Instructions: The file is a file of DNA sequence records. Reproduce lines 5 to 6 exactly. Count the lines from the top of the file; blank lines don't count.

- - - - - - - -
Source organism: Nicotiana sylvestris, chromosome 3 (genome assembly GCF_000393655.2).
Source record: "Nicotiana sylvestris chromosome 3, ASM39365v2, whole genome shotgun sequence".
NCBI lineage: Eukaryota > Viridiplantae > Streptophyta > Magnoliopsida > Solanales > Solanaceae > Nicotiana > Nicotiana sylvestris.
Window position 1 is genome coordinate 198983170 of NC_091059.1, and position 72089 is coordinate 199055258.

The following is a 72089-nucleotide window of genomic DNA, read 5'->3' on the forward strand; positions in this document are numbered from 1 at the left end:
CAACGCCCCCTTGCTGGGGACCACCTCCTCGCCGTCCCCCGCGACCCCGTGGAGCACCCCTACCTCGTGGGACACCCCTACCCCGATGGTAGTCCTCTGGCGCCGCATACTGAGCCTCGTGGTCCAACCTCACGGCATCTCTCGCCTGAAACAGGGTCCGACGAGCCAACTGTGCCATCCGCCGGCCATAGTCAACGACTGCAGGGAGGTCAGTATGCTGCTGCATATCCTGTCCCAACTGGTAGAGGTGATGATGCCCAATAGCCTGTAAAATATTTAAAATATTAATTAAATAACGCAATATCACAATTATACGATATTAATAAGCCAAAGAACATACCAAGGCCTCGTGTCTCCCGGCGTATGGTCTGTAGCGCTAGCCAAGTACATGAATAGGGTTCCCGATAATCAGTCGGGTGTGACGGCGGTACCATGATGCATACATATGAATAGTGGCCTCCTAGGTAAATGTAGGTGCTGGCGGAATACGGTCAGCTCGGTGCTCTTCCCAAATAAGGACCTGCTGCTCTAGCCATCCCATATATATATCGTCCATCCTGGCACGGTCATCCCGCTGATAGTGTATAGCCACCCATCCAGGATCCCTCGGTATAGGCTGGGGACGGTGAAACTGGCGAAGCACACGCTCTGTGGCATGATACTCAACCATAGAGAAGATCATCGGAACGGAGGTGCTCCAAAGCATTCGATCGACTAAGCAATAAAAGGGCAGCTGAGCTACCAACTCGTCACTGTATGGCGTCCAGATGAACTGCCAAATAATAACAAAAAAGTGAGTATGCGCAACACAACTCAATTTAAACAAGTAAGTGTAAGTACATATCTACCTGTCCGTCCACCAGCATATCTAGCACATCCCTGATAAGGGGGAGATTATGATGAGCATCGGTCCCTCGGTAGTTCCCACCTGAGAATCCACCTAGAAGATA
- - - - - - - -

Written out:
The following is a 72089-nucleotide window of genomic DNA, read 5'->3' on the forward strand; positions in this document are numbered from 1 at the left end:
CAACGCCCCCTTGCTGGGGACCACCTCCTCGCCGTCCCCCGCGACCCCGTGGAGCACCCCTACCTCGTGGGACACCCCTACCCCGATGGTAGTCCTCTGGCGCCGCATACTGAGCCTCGTGGTCCAACCTCACGGCATCTCTCGCCTGAAACAGGGTCCGACGAGCCAACTGTGCCATCCGCCGGCCATAGTCAACGACTGCAGGGAGGTCAGTATGCTGCTGCATATCCTGTCCCAACTGGTAGAGGTGATGATGCCCAATAGCCTGTAAAATATTTAAAATATTAATTAAATAACGCAATATCACAATTATACGATATTAATAAGCCAAAGAACATACCAAGGCCTCGTGTCTCCCGGCGTATGGTCTGTAGCGCTAGCCAAGTACATGAATAGGGTTCCCGATAATCAGTCGGGTGTGACGGCGGTACCATGATGCATACATATGAATAGTGGCCTCCTAGGTAAATGTAGGTGCTGGCGGAATACGGTCAGCTCGGTGCTCTTCCCAAATAAGGACCTGCTGCTCTAGCCATCCCATATATATATCGTCCATCCTGGCACGGTCATCCCGCTGATAGTGTATAGCCACCCATCCAGGATCCCTCGGTATAGGCTGGGGACGGTGAAACTGGCGAAGCACACGCTCTGTGGCATGATACTCAACCATAGAGAAGATCATCGGAACGGAGGTGCTCCAAAGCATTCGATCGACTAAGCAATAAAAGGGCAGCTGAGCTACCAACTCGTCACTGTATGGCGTCCAGATGAACTGCCAAATAATAACAAAAAAGTGAGTATGCGCAACACAACTCAATTTAAACAAGTAAGTGTAAGTACATATCTACCTGTCCGTCCACCAGCATATCTAGCACATCCCTGATAAGGGGGAGATTATGATGAGCATCGGTCCCTCGGTAGTTCCCACCTGAGAATCCACCTAGAAGATA